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Open Clusters

Pleiades Star Cluster
Credit: HST/NASA

An open cluster is a group of up to a few thousand stars of about the same age that were formed from the same cloud of gas and dust, and are still loosely bound (or tied) to each other by gravity.

In contrast, globular clusters are very tightly bound (tied together) by gravity.

Open clusters are found only in spiral galaxies and irregular galaxies, in which star formation is taking place.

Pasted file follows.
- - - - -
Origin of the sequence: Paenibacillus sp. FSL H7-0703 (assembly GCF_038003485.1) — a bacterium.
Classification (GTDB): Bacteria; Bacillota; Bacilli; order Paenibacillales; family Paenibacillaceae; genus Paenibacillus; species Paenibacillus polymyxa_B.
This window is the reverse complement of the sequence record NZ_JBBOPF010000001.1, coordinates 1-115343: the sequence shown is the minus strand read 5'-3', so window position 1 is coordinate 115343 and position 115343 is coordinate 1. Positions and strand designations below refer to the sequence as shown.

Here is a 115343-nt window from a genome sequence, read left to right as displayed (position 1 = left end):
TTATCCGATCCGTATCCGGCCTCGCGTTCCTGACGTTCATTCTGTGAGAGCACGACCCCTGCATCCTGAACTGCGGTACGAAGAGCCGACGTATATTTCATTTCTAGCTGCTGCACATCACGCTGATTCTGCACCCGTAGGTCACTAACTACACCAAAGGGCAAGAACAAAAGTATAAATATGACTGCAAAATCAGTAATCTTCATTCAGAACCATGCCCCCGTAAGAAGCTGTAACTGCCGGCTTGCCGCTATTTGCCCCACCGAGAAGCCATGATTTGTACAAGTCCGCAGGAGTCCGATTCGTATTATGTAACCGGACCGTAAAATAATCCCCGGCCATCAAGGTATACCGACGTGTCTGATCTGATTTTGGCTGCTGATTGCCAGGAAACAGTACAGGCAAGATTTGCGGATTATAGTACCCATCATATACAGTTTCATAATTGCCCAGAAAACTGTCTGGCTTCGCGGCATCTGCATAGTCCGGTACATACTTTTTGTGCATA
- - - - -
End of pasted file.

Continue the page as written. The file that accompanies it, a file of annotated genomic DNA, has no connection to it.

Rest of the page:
The clusters are usually less than a few hundred million years old (so very young as far as the universe is concerned) and are slowly drifting apart. Young open clusters may still be contained within the gas cloud from which they formed; radiation from the stars can illuminate it to create a glowing nebula such as the Horsehead Nebula in the constellation Orion.